The author refers to the previously hidden 294 boxes of 1,500 files on the Mau Mau rebellion, whose judgement came after the 2013 edition of the book. Britain had to pay a huge compensation of £19.9 million to the descendants of the 5,000 Kenyan victims. Whereas in the Jallianwala Bagh massacre, the British had to pay a few lakh rupees to the families of the victims and only Rs 500 to some.
Referring to author N Ferguson, an apologist of British imperialism whose book Empire: How Britain Made the Modern World (2003) doesn’t even mention the Mau Mau revolt, Newsinger writes: “The Mau Mau revolt of the 1950’s was put down with terrible brutality, the routine use of torture, the summary executions, internment on a massive scale and the hanging of over 1000 prisoners.”
Newsinger not only narrates the history of oppression and brutalities of British colonialism but also goes to the roots of exploitation. “Imperialism has two dimensions; firstly, the competition between the great imperial powers, competition that in the 20th century produced two world wars and the Cold war. This competition is the driving force of modern imperialism, and it has wreaked terrible damage on the world, consuming millions of lives.”
Probably, one can understand the Ukraine War and the resulting Cold War-like situation from Newsinger’s interpretation of imperial competition. In his introduction, the author refers to a few films on the repression of South African people but also underlines the role of radicals and socialists in Britain who supported the resistance movements in colonies. He underlines the stand against British imperialism in Jones and another fierce critic of the empire, radical socialist William Morris.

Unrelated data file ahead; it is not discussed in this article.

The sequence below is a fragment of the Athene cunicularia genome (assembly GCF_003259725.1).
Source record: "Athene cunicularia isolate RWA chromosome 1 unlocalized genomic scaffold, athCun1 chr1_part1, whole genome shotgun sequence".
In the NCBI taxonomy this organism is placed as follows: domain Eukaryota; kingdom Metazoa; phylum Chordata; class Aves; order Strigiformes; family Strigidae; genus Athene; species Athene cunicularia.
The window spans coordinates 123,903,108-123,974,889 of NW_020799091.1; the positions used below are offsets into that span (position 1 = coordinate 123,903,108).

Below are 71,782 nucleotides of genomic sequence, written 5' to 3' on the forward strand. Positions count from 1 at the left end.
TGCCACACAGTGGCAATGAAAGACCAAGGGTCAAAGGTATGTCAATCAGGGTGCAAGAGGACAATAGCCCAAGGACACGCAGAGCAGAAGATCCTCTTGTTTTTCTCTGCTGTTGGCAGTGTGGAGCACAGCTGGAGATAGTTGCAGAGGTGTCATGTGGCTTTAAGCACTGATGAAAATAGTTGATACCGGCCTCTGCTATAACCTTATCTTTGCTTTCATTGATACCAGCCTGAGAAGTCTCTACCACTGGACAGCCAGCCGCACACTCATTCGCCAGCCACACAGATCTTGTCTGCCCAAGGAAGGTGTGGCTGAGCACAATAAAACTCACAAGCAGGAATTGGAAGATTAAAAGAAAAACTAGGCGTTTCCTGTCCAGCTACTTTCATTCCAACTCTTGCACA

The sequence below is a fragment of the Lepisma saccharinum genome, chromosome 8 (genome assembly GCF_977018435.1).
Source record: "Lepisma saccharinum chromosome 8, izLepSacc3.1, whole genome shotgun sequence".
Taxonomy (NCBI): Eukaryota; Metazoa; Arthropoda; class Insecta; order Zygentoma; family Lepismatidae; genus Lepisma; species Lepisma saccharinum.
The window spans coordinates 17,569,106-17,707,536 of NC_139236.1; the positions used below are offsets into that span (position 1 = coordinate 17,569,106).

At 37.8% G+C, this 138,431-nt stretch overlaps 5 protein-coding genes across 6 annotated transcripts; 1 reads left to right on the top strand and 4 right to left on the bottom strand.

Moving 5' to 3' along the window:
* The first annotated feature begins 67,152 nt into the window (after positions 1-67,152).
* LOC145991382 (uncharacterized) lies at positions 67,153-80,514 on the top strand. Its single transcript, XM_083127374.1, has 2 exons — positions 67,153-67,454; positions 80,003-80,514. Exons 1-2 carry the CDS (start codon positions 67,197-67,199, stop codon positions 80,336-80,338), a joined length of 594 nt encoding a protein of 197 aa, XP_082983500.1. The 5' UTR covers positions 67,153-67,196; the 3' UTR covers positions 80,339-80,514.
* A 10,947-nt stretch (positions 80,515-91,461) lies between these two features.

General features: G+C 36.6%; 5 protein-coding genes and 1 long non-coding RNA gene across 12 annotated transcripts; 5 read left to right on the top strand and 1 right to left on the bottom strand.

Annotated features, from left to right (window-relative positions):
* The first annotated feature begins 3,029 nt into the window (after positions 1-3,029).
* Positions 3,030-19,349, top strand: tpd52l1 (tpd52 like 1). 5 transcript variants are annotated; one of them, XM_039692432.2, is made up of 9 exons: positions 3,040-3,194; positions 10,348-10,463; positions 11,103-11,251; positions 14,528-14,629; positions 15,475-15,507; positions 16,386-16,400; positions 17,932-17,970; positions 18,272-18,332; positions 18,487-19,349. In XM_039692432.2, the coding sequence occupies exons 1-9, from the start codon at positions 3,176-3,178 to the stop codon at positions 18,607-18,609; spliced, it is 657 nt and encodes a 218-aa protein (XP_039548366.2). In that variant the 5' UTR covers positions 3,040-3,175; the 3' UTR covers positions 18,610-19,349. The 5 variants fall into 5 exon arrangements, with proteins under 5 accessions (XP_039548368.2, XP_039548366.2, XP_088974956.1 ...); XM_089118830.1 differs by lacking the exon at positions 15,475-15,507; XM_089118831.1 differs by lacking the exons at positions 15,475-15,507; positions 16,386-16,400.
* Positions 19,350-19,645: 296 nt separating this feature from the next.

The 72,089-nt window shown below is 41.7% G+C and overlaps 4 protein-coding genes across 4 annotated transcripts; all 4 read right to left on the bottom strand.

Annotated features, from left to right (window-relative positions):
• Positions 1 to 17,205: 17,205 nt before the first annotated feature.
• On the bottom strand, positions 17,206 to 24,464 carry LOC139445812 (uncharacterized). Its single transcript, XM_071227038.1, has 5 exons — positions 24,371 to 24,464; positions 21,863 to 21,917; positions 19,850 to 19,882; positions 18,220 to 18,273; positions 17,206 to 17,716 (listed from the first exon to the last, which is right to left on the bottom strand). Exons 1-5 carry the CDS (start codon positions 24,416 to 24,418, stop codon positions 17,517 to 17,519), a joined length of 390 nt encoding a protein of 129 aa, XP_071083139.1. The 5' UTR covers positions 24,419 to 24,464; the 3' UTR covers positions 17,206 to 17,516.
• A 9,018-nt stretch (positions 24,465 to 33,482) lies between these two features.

In this context, the author does not spare the so-called progressive Labour Party, which was no different from the Conservatives in defending the colonial empire. Newsinger is unsparing of the new Labour Party with the rise of Tony Blair, who played a subordinate to US imperialism. The author has the humility to say that his study is not the history of the British colonial empire but only focuses on particular episodes—but these episodes expose the real and brutal face of old colonialism and neo-imperialism.
In the 2013 edition, like the first edition, Newsinger challenges another apologist of colonial empires John Darwin, a professor of history at Oxford University. In critical scrutiny of his 400-plus pages-book Unfinished Empire: The Global Expansion of Britain (2012), he questions how Darwin casually referred to the catastrophic Bengal Famine of 1943. Darwin just gives a passing reference on page 346 that “the Bengal Famine of 1943 may have killed two million people”.
Newsinger favourably refers to Madhusree Mukherjee’s book Churchill’s Secret War’, which powerfully exposes the British colonial regime during the famine. As per Mukherjee, the famine killed 3.5 to 5 million people while Winston Churchill used to say, “Indians are used to hunger.”
This edition also takes into account the British role in the Iraq and Afghanistan wars. A new chapter on Iraq and Afghanistan has been added. The first chapter on Jamaica takes us back to the days of slavery and in Antigua, where less than 3,000 Whites were holding more than 24,000 Blacks as slaves.
The British empire in the Caribbean was built on the production of sugar from plantations where Africans worked as slaves and later Indians as semi-slaves after the abolition of slavery. In Jamaica, five lakh slaves were brought in from Africa between 1700 and 1774. During the 180 years of British rule in Jamaica, hardly any decade went without revolt against slavery. In neighbouring Trinidad, Barbados and Guyana, the situation was no different. Slaves were brought in chains and sold like cattle in markets. After the killing of thousands of people and several revolts, slavery finally ended in 1834.